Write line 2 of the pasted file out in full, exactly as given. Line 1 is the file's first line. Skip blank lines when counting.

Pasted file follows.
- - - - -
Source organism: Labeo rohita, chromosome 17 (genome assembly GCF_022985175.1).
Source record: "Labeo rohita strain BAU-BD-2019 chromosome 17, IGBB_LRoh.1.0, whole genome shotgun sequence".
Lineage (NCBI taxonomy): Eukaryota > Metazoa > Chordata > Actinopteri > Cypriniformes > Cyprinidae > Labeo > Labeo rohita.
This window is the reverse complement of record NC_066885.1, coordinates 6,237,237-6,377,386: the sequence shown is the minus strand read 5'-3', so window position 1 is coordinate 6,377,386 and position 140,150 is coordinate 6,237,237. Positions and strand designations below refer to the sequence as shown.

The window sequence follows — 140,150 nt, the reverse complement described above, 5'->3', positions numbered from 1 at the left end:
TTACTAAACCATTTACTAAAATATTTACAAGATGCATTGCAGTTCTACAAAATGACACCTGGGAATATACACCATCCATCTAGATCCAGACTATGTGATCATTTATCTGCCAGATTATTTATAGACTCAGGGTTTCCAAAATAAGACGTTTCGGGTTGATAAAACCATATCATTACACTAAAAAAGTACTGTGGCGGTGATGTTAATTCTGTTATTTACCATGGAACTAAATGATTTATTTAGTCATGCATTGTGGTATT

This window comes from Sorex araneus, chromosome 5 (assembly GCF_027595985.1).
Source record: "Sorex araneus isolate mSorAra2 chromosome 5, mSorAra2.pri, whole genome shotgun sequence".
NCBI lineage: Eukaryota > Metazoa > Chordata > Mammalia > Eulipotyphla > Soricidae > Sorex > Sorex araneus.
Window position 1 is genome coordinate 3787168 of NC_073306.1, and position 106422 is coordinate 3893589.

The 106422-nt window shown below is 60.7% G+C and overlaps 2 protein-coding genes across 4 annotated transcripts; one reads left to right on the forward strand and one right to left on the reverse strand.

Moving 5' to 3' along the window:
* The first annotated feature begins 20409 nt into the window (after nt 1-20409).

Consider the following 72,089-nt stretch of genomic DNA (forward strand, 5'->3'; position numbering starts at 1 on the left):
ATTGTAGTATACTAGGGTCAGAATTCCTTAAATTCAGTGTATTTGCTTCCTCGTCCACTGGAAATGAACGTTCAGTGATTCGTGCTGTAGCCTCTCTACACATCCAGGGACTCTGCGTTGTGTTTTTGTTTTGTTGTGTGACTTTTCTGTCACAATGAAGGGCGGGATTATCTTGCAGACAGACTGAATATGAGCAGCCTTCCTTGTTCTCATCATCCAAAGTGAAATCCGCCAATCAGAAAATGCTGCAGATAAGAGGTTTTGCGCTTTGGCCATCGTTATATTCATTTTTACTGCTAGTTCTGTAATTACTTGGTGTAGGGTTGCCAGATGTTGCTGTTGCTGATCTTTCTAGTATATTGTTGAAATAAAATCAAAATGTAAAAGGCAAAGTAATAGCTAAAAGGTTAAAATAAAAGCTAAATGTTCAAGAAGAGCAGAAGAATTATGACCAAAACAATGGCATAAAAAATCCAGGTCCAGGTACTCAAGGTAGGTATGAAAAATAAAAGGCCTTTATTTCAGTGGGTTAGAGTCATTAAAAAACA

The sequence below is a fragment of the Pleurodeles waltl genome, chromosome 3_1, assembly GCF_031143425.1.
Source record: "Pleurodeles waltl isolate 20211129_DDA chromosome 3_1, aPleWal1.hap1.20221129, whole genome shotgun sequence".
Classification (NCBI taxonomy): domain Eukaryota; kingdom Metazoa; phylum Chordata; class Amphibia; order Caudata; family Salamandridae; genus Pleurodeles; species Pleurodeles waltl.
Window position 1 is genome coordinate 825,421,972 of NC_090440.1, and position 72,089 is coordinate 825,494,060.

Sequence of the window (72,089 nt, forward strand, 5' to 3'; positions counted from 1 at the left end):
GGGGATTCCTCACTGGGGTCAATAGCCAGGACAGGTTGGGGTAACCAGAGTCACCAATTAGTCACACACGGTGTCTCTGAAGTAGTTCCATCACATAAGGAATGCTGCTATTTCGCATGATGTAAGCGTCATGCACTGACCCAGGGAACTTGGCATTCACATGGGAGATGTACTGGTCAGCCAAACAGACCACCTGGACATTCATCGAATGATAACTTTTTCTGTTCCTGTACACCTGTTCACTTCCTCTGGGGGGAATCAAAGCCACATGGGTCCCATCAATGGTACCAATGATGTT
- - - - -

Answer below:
Source record: "Labeo rohita strain BAU-BD-2019 chromosome 17, IGBB_LRoh.1.0, whole genome shotgun sequence".